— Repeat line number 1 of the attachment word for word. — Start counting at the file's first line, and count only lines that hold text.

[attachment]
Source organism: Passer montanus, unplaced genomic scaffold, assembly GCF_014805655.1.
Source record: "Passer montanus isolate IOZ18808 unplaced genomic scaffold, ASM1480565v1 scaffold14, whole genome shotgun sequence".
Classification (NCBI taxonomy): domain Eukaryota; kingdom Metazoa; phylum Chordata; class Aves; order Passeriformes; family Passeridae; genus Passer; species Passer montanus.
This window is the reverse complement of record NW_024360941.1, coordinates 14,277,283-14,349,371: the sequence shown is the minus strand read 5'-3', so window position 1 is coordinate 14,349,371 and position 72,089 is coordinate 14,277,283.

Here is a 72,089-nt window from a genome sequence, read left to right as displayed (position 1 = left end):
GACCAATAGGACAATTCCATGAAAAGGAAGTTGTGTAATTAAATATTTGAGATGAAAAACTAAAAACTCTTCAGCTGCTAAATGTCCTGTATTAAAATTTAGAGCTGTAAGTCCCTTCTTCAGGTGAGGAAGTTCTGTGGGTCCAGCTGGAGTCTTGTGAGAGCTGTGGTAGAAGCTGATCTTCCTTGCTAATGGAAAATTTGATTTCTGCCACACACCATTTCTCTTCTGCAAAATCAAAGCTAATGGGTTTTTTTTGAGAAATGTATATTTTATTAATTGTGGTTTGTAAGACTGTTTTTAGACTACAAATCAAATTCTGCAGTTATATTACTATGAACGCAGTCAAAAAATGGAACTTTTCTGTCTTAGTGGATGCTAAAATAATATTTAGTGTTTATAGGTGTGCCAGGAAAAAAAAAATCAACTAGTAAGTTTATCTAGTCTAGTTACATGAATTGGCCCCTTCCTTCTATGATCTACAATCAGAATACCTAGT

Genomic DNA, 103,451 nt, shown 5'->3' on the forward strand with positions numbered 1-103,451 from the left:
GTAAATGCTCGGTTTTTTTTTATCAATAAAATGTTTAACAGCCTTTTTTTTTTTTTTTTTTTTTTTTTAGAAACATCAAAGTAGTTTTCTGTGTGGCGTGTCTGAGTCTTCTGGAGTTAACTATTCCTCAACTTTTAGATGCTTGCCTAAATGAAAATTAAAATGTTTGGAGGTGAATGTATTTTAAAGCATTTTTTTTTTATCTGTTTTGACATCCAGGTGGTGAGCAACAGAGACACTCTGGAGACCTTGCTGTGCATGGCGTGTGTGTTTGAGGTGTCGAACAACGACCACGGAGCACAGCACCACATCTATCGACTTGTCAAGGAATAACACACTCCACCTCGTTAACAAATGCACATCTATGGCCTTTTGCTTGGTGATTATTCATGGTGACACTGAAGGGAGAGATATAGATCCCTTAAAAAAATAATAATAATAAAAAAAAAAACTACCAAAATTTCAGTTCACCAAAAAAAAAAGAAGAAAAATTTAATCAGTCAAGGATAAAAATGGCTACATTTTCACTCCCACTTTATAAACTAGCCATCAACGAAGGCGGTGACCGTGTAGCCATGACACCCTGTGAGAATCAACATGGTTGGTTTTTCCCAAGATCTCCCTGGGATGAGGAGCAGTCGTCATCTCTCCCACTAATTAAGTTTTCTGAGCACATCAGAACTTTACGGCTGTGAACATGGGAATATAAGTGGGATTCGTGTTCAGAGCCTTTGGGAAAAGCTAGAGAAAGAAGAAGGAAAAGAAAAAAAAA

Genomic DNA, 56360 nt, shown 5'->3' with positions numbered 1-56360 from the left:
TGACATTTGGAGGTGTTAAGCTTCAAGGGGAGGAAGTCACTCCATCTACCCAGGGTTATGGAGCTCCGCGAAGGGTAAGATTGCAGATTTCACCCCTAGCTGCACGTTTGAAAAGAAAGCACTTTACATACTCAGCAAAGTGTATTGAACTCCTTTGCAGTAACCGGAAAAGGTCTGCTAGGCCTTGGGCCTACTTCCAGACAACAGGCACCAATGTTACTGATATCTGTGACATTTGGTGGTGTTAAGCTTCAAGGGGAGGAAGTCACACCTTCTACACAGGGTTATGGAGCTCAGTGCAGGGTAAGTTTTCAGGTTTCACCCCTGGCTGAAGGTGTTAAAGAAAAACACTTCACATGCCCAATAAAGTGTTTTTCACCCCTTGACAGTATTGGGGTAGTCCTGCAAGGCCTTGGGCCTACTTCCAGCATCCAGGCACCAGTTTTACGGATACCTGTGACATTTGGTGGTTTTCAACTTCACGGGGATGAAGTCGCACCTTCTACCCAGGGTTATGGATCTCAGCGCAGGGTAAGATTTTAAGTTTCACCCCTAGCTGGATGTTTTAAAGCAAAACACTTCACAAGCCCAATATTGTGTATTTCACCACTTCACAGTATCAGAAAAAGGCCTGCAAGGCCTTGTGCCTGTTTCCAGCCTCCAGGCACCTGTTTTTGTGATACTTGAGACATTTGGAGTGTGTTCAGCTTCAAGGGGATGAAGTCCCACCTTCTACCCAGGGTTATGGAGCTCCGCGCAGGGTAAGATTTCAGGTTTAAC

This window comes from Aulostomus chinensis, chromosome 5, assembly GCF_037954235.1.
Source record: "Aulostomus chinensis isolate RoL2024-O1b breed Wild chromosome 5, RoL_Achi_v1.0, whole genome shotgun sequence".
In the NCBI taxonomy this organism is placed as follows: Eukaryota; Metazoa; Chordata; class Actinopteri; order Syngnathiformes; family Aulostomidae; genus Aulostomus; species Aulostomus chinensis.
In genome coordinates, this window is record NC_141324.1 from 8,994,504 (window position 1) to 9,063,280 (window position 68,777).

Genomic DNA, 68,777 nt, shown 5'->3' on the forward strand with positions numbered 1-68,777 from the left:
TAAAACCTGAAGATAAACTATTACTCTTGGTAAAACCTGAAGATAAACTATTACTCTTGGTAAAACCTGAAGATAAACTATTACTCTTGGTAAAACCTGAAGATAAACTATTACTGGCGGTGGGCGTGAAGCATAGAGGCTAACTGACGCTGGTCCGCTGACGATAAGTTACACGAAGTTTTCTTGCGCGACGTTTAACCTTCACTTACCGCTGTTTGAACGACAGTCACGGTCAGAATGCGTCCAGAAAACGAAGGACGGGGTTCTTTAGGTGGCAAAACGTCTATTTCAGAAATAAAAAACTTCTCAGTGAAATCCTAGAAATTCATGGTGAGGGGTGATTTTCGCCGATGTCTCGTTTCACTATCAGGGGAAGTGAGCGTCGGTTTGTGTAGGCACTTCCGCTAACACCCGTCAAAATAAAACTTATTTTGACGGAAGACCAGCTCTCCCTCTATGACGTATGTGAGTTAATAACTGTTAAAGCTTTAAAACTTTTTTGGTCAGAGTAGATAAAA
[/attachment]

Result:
Source organism: Passer montanus, unplaced genomic scaffold, assembly GCF_014805655.1.